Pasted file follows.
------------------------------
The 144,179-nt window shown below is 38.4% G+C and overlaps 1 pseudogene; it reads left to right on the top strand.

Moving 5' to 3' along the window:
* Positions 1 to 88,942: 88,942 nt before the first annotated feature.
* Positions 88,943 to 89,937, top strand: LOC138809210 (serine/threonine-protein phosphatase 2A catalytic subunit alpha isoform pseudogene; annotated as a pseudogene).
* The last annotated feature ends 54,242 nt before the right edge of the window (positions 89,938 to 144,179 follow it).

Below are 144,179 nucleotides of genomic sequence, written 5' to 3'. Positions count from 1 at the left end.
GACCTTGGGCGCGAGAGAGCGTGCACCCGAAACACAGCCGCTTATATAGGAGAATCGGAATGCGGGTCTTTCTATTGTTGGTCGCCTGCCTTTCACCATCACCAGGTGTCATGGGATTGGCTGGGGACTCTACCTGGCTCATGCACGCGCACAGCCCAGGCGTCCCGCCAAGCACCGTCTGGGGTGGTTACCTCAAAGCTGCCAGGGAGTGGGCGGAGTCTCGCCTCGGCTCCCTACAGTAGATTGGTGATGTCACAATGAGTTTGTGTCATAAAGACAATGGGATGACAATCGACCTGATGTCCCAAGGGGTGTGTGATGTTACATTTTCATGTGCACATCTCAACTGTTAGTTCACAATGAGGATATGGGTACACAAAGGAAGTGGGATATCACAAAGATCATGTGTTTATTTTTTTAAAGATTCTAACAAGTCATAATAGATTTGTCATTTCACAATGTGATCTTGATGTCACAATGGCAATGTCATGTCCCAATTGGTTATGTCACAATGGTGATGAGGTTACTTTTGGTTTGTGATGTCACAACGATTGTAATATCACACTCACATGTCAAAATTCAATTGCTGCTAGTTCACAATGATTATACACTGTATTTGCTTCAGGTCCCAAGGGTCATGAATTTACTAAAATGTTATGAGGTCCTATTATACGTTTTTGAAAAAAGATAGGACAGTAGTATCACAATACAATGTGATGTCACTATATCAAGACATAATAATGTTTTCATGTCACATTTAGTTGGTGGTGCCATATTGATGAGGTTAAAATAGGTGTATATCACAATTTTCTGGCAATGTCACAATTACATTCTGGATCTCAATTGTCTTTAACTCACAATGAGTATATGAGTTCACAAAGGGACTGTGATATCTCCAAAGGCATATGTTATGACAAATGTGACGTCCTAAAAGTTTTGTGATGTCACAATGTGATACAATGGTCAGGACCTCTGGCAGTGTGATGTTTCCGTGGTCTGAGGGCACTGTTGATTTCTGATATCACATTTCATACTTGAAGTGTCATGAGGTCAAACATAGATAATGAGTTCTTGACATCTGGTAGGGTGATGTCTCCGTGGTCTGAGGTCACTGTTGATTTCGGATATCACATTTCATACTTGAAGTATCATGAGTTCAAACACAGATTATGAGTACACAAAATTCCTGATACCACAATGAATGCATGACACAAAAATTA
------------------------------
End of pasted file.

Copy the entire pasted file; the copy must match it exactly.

The 144,179-nt window shown below is 38.4% G+C and overlaps 1 pseudogene; it reads left to right on the top strand.

Moving 5' to 3' along the window:
* Positions 1 to 88,942: 88,942 nt before the first annotated feature.
* Positions 88,943 to 89,937, top strand: LOC138809210 (serine/threonine-protein phosphatase 2A catalytic subunit alpha isoform pseudogene; annotated as a pseudogene).
* The last annotated feature ends 54,242 nt before the right edge of the window (positions 89,938 to 144,179 follow it).

Below are 144,179 nucleotides of genomic sequence, written 5' to 3'. Positions count from 1 at the left end.
GACCTTGGGCGCGAGAGAGCGTGCACCCGAAACACAGCCGCTTATATAGGAGAATCGGAATGCGGGTCTTTCTATTGTTGGTCGCCTGCCTTTCACCATCACCAGGTGTCATGGGATTGGCTGGGGACTCTACCTGGCTCATGCACGCGCACAGCCCAGGCGTCCCGCCAAGCACCGTCTGGGGTGGTTACCTCAAAGCTGCCAGGGAGTGGGCGGAGTCTCGCCTCGGCTCCCTACAGTAGATTGGTGATGTCACAATGAGTTTGTGTCATAAAGACAATGGGATGACAATCGACCTGATGTCCCAAGGGGTGTGTGATGTTACATTTTCATGTGCACATCTCAACTGTTAGTTCACAATGAGGATATGGGTACACAAAGGAAGTGGGATATCACAAAGATCATGTGTTTATTTTTTTAAAGATTCTAACAAGTCATAATAGATTTGTCATTTCACAATGTGATCTTGATGTCACAATGGCAATGTCATGTCCCAATTGGTTATGTCACAATGGTGATGAGGTTACTTTTGGTTTGTGATGTCACAACGATTGTAATATCACACTCACATGTCAAAATTCAATTGCTGCTAGTTCACAATGATTATACACTGTATTTGCTTCAGGTCCCAAGGGTCATGAATTTACTAAAATGTTATGAGGTCCTATTATACGTTTTTGAAAAAAGATAGGACAGTAGTATCACAATACAATGTGATGTCACTATATCAAGACATAATAATGTTTTCATGTCACATTTAGTTGGTGGTGCCATATTGATGAGGTTAAAATAGGTGTATATCACAATTTTCTGGCAATGTCACAATTACATTCTGGATCTCAATTGTCTTTAACTCACAATGAGTATATGAGTTCACAAAGGGACTGTGATATCTCCAAAGGCATATGTTATGACAAATGTGACGTCCTAAAAGTTTTGTGATGTCACAATGTGATACAATGGTCAGGACCTCTGGCAGTGTGATGTTTCCGTGGTCTGAGGGCACTGTTGATTTCTGATATCACATTTCATACTTGAAGTGTCATGAGGTCAAACATAGATAATGAGTTCTTGACATCTGGTAGGGTGATGTCTCCGTGGTCTGAGGTCACTGTTGATTTCGGATATCACATTTCATACTTGAAGTATCATGAGTTCAAACACAGATTATGAGTACACAAAATTCCTGATACCACAATGAATGCATGACACAAAAATTA